Validation of metabolic syndrome score by confirmatory factor analysis in children and adults and prediction of cardiometabolic outcomes in adults
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We validated the metabolic syndrome (MetS) score by confirmatory factor analysis (CFA) in children, middle-aged men, and older women and men and by investigating the relationships of the MetS score to incident type 2 diabetes, myocardial infarction, and cardiovascular and overall death in middle-aged men.
We assessed the core features of MetS, calculated the MetS score using z scores for waist circumference, insulin, glucose, triacylglycerols, HDL-cholesterol and blood pressure, and carried out CFA to investigate whether MetS represents a single entity in population samples of 491 children, 1,900 middle-aged men, 614 older women and 555 older men from Finland. We also followed-up incident type 2 diabetes for 11 years and other outcomes for 17–18 years in middle-aged men.
We carried out second-order CFAs in which the MetS was represented by a second-order latent variable underlying four latent variables characterised by abdominal obesity, insulin resistance, dyslipidaemia and raised blood pressure in different age groups. These second-order factors and factors derived from first-order CFA using previously proposed models were strongly associated with a composite MetS score in all age groups (r = 0.84–0.94) and similarly predicted type 2 diabetes, cardiovascular outcomes and mortality in middle-aged men. The risk of type 2 diabetes, myocardial infarction, cardiovascular death and overall death increased 3.67-, 1.38-, 1.56- and 1.44-fold, respectively, for a 1 SD increase in the MetS score.
The MetS can be described as a single entity in all age groups. The MetS score is a valid tool for research evaluating cardiometabolic risk in different age groups. Further research is needed to define cut-off points for risk estimation in clinical practice.
KeywordsCardiovascular Children Confirmatory factor analysis Metabolic syndrome Metabolic syndrome score
Confirmatory factor analysis
Comparative fit index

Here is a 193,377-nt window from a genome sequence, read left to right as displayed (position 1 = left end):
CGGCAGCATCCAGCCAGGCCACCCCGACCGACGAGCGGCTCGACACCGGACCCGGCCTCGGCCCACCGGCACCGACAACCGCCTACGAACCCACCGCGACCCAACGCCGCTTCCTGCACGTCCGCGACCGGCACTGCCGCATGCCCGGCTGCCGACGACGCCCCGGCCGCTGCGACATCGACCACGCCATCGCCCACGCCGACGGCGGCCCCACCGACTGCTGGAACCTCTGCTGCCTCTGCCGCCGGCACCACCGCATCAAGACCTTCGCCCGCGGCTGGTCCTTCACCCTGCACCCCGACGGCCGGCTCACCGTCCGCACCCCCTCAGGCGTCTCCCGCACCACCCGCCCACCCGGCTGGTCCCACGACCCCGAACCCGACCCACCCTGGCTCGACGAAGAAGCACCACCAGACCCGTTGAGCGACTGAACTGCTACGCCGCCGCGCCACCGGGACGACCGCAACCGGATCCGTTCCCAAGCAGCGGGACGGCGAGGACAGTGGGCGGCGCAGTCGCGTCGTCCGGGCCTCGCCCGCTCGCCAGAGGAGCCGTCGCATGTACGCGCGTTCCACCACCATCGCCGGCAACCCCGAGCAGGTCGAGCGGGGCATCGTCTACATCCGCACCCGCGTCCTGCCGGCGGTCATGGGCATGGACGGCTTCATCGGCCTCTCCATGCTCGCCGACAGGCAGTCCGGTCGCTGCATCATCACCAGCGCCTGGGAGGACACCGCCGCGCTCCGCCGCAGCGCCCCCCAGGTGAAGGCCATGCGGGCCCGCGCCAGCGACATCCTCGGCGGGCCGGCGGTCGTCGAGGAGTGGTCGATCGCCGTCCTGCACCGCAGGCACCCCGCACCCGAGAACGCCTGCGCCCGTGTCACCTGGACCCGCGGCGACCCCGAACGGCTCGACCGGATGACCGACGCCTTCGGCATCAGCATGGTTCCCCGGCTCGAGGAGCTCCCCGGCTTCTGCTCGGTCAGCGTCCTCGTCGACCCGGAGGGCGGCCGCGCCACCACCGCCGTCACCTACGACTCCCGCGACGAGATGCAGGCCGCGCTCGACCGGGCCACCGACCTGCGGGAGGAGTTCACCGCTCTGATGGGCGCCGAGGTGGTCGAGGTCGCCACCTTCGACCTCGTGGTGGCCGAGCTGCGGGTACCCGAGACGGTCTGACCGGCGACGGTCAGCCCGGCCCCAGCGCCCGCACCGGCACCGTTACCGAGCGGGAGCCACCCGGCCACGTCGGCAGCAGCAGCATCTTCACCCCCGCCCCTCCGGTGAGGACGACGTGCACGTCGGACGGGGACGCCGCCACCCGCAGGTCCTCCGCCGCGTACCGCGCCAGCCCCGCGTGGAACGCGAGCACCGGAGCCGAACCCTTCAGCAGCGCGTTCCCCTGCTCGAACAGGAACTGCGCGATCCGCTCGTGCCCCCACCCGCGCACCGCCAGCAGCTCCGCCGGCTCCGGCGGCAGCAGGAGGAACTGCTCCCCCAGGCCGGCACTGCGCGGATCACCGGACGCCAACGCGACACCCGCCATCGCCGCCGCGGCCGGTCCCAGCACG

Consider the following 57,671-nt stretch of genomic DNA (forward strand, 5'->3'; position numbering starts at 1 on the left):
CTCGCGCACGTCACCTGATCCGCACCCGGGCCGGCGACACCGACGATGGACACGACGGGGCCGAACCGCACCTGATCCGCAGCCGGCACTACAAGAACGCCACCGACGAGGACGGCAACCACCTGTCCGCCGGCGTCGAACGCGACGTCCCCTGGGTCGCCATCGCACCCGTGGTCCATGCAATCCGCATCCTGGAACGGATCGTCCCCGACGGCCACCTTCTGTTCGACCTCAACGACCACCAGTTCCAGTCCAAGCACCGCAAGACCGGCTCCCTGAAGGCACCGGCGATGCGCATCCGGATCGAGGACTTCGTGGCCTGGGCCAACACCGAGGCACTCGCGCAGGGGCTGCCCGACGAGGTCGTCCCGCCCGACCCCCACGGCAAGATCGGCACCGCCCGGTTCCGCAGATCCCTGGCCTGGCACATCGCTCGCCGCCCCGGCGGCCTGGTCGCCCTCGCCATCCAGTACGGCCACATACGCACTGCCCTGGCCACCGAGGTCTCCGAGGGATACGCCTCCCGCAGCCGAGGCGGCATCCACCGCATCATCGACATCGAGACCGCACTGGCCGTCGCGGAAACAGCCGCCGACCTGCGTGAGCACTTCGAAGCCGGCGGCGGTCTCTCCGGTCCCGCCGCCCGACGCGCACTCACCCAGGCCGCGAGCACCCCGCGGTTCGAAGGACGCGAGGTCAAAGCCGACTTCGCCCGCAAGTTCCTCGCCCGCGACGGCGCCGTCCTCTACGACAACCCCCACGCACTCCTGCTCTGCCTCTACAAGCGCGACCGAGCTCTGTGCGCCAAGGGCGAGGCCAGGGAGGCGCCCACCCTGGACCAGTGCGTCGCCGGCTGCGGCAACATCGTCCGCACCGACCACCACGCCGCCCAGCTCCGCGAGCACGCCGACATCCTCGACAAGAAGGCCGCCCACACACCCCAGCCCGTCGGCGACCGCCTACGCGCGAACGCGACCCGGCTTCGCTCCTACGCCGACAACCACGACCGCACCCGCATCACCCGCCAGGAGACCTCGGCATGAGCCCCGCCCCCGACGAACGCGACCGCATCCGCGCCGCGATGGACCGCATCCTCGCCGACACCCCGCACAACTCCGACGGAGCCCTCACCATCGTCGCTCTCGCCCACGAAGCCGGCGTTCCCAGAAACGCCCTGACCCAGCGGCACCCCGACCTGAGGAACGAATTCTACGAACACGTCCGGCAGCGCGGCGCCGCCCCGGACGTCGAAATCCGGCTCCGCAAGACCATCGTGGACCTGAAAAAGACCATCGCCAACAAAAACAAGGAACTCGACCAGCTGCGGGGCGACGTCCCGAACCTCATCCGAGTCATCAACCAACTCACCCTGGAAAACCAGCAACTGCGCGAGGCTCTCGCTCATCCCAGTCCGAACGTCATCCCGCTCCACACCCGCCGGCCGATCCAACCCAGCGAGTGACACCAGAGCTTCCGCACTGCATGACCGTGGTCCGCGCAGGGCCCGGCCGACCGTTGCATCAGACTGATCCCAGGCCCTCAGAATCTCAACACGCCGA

Mean arterial pressure
Root mean square of approximation
We thank the personnel of the PANIC Study, The KIHD Study and the DR’s EXTRA Study for performing these population-based studies.
The PANIC Study was financially supported by the Ministry of Social Affairs and Health of Finland 1491/9.02.00/2009, the Ministry of Education and Culture of Finland 121/627/2009, the Finnish Innovation Fund Sitra, the Social Insurance Institution of Finland 22/26/2008, the Finnish Cultural Foundation, the Juho Vainio Foundation, the Foundation for Pediatric Research, and the Kuopio University Hospital EVO 5031343. The KIHD Study was supported by grants 41471, 1041086 and 2041022 from the Academy of Finland, 167/722/96, 157/722/97 and 156/722/98 from the Ministry of Education of Finland, HL44199 from the National Heart, Lung, and Blood Institute of the USA, and the City of Kuopio. The DR’s EXTRA Study was supported by grants from the Ministry of Education and Culture of Finland (722 and 627), 2004–2010, the Academy of Finland (102318, 104943, 123885 and 211119), the Social Insurance Institution of Finland (4/26/2010), the European Commission FP6 Integrated Project LSHM-CT-2004-005272, the Päivikki and Sakari Sohlberg Foundation, the Finnish Diabetes Association, the Finnish Foundation for Cardiovascular Research, the City of Kuopio, and the Kuopio University Hospital.
Duality of interest
The authors declare that there is no duality of interest associated with this manuscript.
AV and DEL analysed the data. AV, DEL and TAL wrote the manuscript. All authors contributed to data collection, reviewed the manuscript and approved the final version. TAL is the guarantor of the work and takes responsibility for the contents of this article.
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